Giving Back to the Game
Men's soccer great Robin Chan talks leadership, legacy and leaps of faith.
By Jerry Durney and Christina Hardman
If you were to ask someone, “Who is among the most important people in Florida Tech men’s soccer history?” the name Robin Chan ’91, ’93 MBA, would come up almost immediately. Between his time first, as a player and now, as head coach, Chan has been an active part of the Panther soccer program for 21 years.
Over 30 years after helping put Florida Tech on the map as a national soccer power through his play on the field, Chan has helped bring the Panthers back to contention once again, this time, from the sidelines.
That fact and the résumé he has continued to craft in this time frame, however, cannot do justice to the path that Chan took to get where he is now.
Today, people can do a simple internet search to find what they need to know about a school. Chan did not have that luxury while living in his childhood home of Walton-on-Thames, England, in summer 1987.
“It was a particularly late process—like, a really late process—in terms of my getting here for that first season,” Chan says. “It was in the summertime that I was being recruited; Chris Payne [’91], as well. I think it was maybe three, four weeks that we were deciding that we’re going to go and get on the plane.”
After arriving in Melbourne on what he describes as “a leap of faith,” Chan immediately fit in as a Panther. He finished his collegiate career as a three-time First Team All-Sunshine State Conference (SSC) selection and earned a Second Team All-American nod in his senior season in 1990.
He helped the crimson and gray earn back-to-back SSC Regular Season Championships in 1988 and 1989. To this day, he remains in the program’s career top 10 for goals, assists and points. He was inducted into the Florida Tech Sports Hall of Fame in 2003 and the SSC Hall of Fame in 2008.
His crowning achievement in a Panther uniform came during his sophomore season in 1988, as he scored in Florida Tech’s 3-2 victory at California State University, Northridge, to secure the university’s first national championship.
After concluding his professional playing career, the game brought him back to Babcock Street, as he became head coach at Melbourne Central Catholic High School, where he led the Hustlers to two state championships and five final four appearances between 1998 and 2005.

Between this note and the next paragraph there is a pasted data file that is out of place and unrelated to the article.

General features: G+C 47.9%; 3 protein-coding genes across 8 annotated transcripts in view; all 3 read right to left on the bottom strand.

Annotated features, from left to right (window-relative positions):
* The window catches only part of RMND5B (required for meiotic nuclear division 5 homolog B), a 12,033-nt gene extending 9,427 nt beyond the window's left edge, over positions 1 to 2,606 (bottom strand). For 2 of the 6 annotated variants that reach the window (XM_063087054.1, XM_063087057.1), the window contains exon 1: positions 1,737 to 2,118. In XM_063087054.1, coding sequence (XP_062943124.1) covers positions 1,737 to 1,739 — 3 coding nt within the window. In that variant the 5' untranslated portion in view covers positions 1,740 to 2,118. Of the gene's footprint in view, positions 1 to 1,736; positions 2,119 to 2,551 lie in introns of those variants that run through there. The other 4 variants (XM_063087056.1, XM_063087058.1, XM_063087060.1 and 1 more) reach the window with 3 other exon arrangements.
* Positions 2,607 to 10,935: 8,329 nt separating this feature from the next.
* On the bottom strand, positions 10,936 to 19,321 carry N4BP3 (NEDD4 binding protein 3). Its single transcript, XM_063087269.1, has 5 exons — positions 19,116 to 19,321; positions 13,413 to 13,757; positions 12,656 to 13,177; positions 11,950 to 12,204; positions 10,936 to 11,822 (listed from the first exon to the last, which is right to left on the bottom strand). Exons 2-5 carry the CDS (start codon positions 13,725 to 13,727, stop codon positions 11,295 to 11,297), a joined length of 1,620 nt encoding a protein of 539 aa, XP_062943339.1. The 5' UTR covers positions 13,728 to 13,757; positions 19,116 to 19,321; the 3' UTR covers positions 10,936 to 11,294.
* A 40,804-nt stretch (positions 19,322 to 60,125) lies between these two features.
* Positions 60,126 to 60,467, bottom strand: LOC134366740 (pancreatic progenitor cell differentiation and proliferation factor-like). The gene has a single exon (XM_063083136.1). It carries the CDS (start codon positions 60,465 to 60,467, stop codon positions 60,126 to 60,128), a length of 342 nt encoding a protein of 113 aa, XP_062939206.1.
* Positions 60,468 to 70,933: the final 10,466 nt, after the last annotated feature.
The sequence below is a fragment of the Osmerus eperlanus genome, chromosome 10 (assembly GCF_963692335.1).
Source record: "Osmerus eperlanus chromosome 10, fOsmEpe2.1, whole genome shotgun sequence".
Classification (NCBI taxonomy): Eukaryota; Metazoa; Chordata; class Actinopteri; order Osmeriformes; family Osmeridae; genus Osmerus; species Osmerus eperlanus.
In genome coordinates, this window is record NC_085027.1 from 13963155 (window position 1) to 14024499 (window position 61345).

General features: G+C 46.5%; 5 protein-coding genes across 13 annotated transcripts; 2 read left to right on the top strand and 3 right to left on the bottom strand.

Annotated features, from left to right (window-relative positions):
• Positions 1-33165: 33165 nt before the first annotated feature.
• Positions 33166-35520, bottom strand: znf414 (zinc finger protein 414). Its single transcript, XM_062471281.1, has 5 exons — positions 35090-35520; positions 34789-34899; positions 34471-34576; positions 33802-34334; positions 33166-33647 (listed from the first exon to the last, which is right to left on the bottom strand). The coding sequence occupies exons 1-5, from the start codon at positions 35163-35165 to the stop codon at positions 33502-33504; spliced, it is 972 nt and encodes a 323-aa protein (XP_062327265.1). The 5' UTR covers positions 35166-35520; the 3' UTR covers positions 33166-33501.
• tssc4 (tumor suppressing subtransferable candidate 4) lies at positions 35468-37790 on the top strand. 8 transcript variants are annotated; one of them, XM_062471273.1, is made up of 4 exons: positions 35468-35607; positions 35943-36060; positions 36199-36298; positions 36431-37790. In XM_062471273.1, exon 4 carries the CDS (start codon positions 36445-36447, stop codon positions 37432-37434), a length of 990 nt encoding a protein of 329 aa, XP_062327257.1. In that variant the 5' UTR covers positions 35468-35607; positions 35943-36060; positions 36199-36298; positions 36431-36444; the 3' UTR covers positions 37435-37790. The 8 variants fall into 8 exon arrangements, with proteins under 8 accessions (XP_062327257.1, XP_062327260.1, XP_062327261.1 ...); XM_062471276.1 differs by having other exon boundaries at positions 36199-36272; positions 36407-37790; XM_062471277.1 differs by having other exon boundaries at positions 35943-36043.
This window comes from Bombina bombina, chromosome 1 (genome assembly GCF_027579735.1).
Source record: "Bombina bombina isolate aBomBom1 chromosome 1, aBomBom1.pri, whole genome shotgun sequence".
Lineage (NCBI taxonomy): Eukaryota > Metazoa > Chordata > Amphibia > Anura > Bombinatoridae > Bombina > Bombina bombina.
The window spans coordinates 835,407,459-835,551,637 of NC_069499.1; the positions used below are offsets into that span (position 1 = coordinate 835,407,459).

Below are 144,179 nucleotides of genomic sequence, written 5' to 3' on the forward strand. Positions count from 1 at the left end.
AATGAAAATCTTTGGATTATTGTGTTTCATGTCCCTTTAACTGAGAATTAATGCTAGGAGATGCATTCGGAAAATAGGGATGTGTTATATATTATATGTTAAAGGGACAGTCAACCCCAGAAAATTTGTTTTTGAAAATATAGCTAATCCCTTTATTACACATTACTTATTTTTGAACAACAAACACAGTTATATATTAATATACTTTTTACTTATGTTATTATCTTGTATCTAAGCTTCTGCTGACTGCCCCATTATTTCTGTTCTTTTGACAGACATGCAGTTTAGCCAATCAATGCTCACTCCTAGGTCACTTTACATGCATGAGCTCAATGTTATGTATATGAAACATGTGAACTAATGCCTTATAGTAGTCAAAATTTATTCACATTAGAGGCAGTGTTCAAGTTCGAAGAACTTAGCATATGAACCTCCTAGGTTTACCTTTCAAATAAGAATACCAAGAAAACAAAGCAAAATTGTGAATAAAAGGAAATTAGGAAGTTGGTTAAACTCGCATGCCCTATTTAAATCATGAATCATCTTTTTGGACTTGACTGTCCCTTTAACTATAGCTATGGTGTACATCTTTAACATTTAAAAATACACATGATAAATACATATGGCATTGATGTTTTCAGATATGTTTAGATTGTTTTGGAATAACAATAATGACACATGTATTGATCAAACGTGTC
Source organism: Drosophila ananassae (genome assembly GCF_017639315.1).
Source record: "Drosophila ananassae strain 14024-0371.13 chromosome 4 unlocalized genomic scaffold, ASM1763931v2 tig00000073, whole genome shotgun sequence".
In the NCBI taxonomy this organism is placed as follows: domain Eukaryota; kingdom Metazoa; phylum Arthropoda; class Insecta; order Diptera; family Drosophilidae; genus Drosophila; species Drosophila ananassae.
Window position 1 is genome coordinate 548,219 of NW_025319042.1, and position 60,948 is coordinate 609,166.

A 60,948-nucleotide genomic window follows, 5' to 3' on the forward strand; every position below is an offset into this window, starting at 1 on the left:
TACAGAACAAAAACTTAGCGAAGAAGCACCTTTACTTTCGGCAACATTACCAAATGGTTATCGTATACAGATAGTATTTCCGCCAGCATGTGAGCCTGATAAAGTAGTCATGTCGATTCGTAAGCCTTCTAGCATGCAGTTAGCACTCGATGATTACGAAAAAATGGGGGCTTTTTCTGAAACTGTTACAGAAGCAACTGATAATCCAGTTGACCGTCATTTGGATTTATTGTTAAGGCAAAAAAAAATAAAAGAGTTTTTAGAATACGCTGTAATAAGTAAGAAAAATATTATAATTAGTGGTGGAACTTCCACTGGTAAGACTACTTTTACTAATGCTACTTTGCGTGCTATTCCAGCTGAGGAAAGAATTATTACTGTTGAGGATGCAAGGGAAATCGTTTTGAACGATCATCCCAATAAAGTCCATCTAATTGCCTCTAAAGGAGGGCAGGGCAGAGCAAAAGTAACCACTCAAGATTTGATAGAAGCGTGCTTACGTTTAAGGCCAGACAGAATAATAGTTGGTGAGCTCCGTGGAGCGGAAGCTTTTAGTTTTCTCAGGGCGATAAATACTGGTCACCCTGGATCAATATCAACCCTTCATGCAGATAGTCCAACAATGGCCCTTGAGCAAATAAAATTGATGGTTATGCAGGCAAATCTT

That’s when his alma mater came calling, hoping that one of the men who had helped elevate the program to such heights nearly two decades before could bring the Panthers back to that place after some down years following the retirement of legendary coach Rick Stottler.
Starting his first season in fall 2005, Chan realized that it was essential to build something that could be sustainable for the program’s long-term success as opposed to an immediate winner.
“It wasn’t all about winning right away. It was about trying to build, and it starts with building little blocks,” he says. “I think we first had that in the first couple of bigger classes that came with players like Dean Faithfull [’11], Ryan Moon [’11, ’14 MBA,] and Nick Robinson [’12, ’13 MBA]. When those guys stuck in the program, they recognized that they had a responsibility at that point. We were investing in them to come in and help us build the program back, and I think that they really bought into that.”
Since the start of the 2010 season, the Panthers have finished inside the top four of the SSC six times, have received three NCAA Tournament berths and have been ranked inside the nation’s top 25 at some point in six of the past seven seasons, reaching the top 10 in three of those seasons. Thirty players have been named to the All-SSC team, including 12 on the First Team. Chan has been named Coach of The Year twice, and in the 2022 season, he and assistants Robinson, Chris Callaghan and Martin Peat ’98 were named Coaching Staff of The Year.